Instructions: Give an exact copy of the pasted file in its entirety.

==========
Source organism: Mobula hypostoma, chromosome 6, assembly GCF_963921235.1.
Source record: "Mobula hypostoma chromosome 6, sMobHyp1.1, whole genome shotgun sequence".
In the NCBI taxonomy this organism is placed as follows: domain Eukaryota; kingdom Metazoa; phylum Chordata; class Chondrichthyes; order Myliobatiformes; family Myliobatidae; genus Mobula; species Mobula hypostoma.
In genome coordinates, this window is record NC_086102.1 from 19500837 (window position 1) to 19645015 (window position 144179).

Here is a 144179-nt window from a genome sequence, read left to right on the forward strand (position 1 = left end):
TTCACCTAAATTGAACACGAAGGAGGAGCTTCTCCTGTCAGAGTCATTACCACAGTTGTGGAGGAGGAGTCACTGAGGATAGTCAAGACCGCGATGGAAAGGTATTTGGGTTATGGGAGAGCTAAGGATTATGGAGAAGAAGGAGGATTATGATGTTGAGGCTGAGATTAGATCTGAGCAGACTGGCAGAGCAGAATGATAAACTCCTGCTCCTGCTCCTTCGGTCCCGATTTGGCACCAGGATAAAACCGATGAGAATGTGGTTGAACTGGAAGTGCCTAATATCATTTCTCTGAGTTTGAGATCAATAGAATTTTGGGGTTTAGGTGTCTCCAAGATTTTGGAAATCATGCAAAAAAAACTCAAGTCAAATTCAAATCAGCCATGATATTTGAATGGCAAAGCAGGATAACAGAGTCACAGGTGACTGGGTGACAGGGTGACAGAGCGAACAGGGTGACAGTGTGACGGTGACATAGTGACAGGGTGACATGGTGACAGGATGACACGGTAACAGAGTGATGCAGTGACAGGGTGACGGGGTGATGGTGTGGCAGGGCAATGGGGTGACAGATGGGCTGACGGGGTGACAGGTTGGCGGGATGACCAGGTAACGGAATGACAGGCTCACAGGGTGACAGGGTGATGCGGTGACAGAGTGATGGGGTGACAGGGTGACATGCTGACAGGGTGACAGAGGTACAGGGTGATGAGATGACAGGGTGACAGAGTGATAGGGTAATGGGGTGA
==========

Source organism: Mobula hypostoma, chromosome 6, assembly GCF_963921235.1.
Source record: "Mobula hypostoma chromosome 6, sMobHyp1.1, whole genome shotgun sequence".
In the NCBI taxonomy this organism is placed as follows: domain Eukaryota; kingdom Metazoa; phylum Chordata; class Chondrichthyes; order Myliobatiformes; family Myliobatidae; genus Mobula; species Mobula hypostoma.
In genome coordinates, this window is record NC_086102.1 from 19500837 (window position 1) to 19645015 (window position 144179).

Here is a 144179-nt window from a genome sequence, read left to right on the forward strand (position 1 = left end):
TTCACCTAAATTGAACACGAAGGAGGAGCTTCTCCTGTCAGAGTCATTACCACAGTTGTGGAGGAGGAGTCACTGAGGATAGTCAAGACCGCGATGGAAAGGTATTTGGGTTATGGGAGAGCTAAGGATTATGGAGAAGAAGGAGGATTATGATGTTGAGGCTGAGATTAGATCTGAGCAGACTGGCAGAGCAGAATGATAAACTCCTGCTCCTGCTCCTTCGGTCCCGATTTGGCACCAGGATAAAACCGATGAGAATGTGGTTGAACTGGAAGTGCCTAATATCATTTCTCTGAGTTTGAGATCAATAGAATTTTGGGGTTTAGGTGTCTCCAAGATTTTGGAAATCATGCAAAAAAAACTCAAGTCAAATTCAAATCAGCCATGATATTTGAATGGCAAAGCAGGATAACAGAGTCACAGGTGACTGGGTGACAGGGTGACAGAGCGAACAGGGTGACAGTGTGACGGTGACATAGTGACAGGGTGACATGGTGACAGGATGACACGGTAACAGAGTGATGCAGTGACAGGGTGACGGGGTGATGGTGTGGCAGGGCAATGGGGTGACAGATGGGCTGACGGGGTGACAGGTTGGCGGGATGACCAGGTAACGGAATGACAGGCTCACAGGGTGACAGGGTGATGCGGTGACAGAGTGATGGGGTGACAGGGTGACATGCTGACAGGGTGACAGAGGTACAGGGTGATGAGATGACAGGGTGACAGAGTGATAGGGTAATGGGGTGA